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How Focusene Works

Focusene gives the distracted brain a powerful herbal boost and provides the nutrients it needs to focus and remember better. These nutrients are basically the "building blocks" of your focus and memory neurotransmitters (chemical messengers). In the end what you have is a two-part formula giving you a Nootropic Supercharge as well as long–term focus and memory support.

First some background on what is often going on when you have focus, attention or memory problems.

Arguably, the three most important neurotransmitters involved in focus, concentration, memory and general cognition are: dopamine, norepinephrine and acetylcholine. Let's look at what each go these does in your brain.

Dopamine

  • Commonly1 out of balance in those suffering from attention deficit and other cognitive disorders
  • Helps regulate motivation, cognition, learning and cognitive2 alertness
  • Also plays a role in cellular and motor function3
  • Synthesized4 from Phenylalanine

Norepinephrine

  • Neurotransmitter most responsible for vigilant concentration5
  • Involved in alertness, arousal and the brain's reward system6
  • Commonly deficient in cognitive decline patients7
  • Synthesized from Dopamine8

Acetylcholine

  • Heavily involved in brain signal processing (neurotransmission)9
  • Increases responsiveness to sensory information10
  • Involved in learning and memory9
  • Is naturally inhibited by acetylcholinesterase11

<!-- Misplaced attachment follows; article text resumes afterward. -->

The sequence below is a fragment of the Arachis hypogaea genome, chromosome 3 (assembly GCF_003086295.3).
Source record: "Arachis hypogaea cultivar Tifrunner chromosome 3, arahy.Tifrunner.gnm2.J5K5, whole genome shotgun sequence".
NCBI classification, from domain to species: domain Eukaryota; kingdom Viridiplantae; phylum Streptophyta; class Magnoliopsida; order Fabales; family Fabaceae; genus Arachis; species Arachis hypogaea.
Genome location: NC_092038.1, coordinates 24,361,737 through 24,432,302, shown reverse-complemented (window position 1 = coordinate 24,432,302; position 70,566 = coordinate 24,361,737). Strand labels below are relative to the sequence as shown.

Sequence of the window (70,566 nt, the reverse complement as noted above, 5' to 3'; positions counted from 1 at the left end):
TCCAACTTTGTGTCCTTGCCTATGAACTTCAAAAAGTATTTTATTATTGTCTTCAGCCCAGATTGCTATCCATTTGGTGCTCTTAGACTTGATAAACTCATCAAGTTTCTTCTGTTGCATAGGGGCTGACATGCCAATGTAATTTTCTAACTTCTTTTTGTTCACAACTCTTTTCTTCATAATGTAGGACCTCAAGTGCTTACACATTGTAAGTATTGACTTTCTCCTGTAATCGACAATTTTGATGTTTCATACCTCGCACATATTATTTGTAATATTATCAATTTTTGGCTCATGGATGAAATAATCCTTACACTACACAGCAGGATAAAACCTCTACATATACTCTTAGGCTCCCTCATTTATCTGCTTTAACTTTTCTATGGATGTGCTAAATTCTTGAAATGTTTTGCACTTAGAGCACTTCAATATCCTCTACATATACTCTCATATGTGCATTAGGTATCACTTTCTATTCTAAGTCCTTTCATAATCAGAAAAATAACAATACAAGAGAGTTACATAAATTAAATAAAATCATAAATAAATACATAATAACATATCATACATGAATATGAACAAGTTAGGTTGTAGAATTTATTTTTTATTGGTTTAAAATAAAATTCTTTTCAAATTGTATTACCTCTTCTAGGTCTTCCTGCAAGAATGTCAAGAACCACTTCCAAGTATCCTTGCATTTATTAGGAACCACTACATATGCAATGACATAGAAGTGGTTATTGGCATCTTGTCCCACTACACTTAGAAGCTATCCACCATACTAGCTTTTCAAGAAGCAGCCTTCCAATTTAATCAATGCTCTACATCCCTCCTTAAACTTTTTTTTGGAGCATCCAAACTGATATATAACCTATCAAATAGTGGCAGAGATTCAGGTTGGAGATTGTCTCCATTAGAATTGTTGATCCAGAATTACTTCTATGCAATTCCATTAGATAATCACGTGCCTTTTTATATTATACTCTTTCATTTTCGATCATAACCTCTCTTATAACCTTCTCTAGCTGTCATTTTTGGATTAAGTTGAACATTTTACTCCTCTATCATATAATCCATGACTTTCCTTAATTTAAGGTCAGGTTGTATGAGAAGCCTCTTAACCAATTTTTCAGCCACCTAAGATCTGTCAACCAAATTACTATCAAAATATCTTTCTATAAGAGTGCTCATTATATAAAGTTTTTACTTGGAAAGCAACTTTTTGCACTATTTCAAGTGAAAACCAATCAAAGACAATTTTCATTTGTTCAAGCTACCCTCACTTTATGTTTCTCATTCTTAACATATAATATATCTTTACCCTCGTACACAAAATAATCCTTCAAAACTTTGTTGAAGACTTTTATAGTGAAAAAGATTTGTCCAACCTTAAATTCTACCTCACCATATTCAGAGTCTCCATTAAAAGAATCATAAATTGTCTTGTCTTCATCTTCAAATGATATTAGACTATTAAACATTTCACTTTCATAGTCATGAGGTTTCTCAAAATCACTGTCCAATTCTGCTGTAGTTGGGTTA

Nootropic Brainpower Turbocharge

Wait, what the heck is a "nootropic?" We can't hold it against you if you don't know; it is a very new concept. Nootropics are both natural and chemical "smart drugs" that range from ginkgo biloba (the original nootropic) to the "racetam" family of experimental psychoactive chemicals. Every ingredient in Focusene is natural and regarded as safe by the FDA. This is not true of many other nootropics.

For the first few weeks of taking Focusene, you should notice the effects of the fast–acting ingredients most strongly. First, Forskolin and Luteolin have been shown to boost the brain's cAMP, a form of cellular energy involved in brain signal processing. 12 13 14 cAMP, in basic terms, helps the brain to interpret and react to signals once they are delivered. To round this out, a healthy dose of Ayurvedic bacopa provides an extra herbal kick. In basic terms, it is like turning up your brain's "processor speed,".†

Long-Term Cognitive Support System

The key to why Focusene™ grows even more effective over time are the nutritional ingredients. We have all heard the phrase, "you are what you eat." This is as much true for your mind as it is for your body. There are many nutrients in your brain that are critical to mental performance but are not very abundant in everyday food. The brain needs to constantly build natural chemicals like choline, acetylcholine, GABA, Dopamine, Norepinepherine and many more. To do this, it needs precursors or "building block" ingredients. Focusene™ is loaded with these precursors. Phenylalanine, for example, is a precursor for both acetylcholine and dopamine – both critical for mental responsiveness.

To put it simply, the combination of Vitamin B6, L-Theanine, DMAE, and L-Phenylalanine work to build and balance out those critical neurotransmitters and supporting nutrients in the brain. However, this does not happen overnight. With chemical balance and high mental performance as the main goals, the formula works with your body over time, working toward balance and harmony in your mind's support systems.†